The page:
Maximum penalty - 100 penalty units.
5
s 113(1) s 113 Claims about being a registered professional engineer
(1) A person who is not a registered professional engineer must not -

(a) claim, or hold himself or herself out, to be a registered professional engineer; or
(b) allow himself or herself to be held out as a registered professional engineer.

Maximum penalty - 1000 penalty units.
20
s 113(2) (2) A person must not hold out another person as a registered professional engineer if the person knows or ought reasonably to know the other person is not a registered professional engineer.

Maximum penalty - 1000 penalty units.
20
s 114 s 114 Using titles or names
A person who is not a registered professional engineer must not use -

(a) the titles 'registered professional engineer', 'registered professional engineer of Queensland' or 'RPEQ'; or
(b) another title or name, prescribed under a regulation, that in the context in which the title or name is used suggests that the person is a registered professional engineer.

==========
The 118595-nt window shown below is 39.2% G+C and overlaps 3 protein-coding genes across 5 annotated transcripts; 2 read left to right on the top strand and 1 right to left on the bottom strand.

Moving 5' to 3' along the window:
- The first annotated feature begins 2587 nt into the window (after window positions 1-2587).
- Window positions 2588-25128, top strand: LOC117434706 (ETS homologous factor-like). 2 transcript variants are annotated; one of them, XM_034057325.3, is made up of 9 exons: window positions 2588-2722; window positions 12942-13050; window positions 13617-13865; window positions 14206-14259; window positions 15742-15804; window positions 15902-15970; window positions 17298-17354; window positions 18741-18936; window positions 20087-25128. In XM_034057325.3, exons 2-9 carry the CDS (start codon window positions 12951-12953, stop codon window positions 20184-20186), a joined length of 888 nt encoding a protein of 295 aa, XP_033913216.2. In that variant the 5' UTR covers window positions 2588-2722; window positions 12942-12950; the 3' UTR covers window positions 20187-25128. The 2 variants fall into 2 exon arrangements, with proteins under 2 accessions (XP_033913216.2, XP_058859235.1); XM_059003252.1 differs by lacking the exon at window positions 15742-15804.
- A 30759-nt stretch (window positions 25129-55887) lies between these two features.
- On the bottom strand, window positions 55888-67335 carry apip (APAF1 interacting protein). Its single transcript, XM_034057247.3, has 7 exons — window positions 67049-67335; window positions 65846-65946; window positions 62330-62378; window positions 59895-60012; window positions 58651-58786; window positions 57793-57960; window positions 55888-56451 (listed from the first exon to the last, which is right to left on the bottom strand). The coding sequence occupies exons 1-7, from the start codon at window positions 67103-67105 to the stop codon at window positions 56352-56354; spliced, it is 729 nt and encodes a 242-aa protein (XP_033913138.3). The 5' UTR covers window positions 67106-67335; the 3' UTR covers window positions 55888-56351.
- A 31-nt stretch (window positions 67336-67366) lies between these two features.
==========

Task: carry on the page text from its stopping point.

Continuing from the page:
Maximum penalty - 1000 penalty units.
20
s 115(1) s 115 Who may carry out professional engineering services
(1) A person who is not a practising professional engineer must not carry out professional engineering services.

Maximum penalty - 1000 penalty units.

(2) However, a person does not commit an offence under subsection (1) if the person carries out the professional engineering services under the direct supervision of a practising professional engineer who is responsible for the services.
20
s 115(3) (3) A person who is a practising professional engineer must not carry out professional engineering services in an area of engineering other than an area of engineering for which the person is registered under this Act.

Maximum penalty - 1000 penalty units.

(4) However, a person does not commit an offence under subsection (3) if the person carries out the professional engineering services under the direct supervision of a practising professional engineer who is registered in the area of engineering and responsible for the services.

(5) For this section, a person carries out professional engineering services under the direct supervision of a practising professional engineer only if the engineer directs the person in the carrying out of the services and oversees and evaluates the carrying out of the services by the person.

Note -
See also section 6A in relation the potential application of this section outside Queensland.
20